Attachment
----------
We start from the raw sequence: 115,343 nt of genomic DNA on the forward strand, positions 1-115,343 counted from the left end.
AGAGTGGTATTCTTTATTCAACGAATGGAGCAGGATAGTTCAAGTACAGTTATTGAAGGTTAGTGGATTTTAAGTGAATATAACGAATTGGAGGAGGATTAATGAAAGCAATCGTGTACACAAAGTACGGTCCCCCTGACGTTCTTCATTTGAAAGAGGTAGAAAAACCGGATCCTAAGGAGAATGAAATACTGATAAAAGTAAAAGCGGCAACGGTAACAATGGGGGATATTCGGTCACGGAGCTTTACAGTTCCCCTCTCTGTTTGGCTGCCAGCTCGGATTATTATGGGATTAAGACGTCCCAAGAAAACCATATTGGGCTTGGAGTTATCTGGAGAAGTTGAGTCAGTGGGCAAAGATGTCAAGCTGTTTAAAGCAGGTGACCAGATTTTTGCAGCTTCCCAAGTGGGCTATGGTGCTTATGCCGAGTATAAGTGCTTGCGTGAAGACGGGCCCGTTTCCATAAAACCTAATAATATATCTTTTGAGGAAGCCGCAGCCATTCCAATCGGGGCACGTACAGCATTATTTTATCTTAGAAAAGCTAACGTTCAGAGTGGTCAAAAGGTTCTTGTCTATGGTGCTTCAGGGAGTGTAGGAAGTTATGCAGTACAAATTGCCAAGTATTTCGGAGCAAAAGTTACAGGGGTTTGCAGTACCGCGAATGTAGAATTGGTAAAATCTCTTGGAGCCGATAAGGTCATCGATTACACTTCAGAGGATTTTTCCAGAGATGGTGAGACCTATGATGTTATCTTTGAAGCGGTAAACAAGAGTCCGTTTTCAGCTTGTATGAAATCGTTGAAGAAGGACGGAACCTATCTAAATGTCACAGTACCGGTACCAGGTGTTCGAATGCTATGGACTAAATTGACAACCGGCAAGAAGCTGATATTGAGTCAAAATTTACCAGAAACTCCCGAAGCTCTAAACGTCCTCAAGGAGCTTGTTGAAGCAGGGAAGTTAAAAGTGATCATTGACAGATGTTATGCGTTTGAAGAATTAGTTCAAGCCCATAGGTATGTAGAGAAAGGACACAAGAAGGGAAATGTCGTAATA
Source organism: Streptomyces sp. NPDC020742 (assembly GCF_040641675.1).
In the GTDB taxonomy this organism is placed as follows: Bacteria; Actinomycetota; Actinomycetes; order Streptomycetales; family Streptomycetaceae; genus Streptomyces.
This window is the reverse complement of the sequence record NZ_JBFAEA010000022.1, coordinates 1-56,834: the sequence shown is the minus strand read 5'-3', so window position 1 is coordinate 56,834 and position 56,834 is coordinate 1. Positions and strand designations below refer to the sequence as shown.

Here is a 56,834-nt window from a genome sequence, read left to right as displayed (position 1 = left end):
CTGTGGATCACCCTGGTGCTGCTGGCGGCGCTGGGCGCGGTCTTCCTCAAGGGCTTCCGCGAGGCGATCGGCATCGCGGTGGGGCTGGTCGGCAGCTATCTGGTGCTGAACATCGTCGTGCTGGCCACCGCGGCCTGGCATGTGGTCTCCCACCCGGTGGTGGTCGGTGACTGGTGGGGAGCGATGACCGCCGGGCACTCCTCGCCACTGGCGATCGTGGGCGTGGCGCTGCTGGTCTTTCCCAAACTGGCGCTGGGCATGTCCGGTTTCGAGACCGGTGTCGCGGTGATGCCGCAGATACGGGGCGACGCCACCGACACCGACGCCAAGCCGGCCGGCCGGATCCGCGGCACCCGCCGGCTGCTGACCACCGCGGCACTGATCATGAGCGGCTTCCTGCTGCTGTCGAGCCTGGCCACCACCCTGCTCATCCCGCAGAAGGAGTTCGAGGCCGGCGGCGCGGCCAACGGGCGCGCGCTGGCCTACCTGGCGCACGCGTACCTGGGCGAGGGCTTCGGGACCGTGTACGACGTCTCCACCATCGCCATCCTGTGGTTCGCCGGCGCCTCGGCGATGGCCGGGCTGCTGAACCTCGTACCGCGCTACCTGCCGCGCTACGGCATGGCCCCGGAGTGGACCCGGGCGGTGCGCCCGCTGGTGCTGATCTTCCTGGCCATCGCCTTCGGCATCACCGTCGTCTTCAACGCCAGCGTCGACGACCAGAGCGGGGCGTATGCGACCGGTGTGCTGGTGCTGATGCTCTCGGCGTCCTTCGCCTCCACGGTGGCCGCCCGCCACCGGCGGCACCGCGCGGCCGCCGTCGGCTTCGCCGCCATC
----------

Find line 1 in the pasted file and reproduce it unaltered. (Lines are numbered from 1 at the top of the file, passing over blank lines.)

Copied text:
We start from the raw sequence: 115,343 nt of genomic DNA on the forward strand, positions 1-115,343 counted from the left end.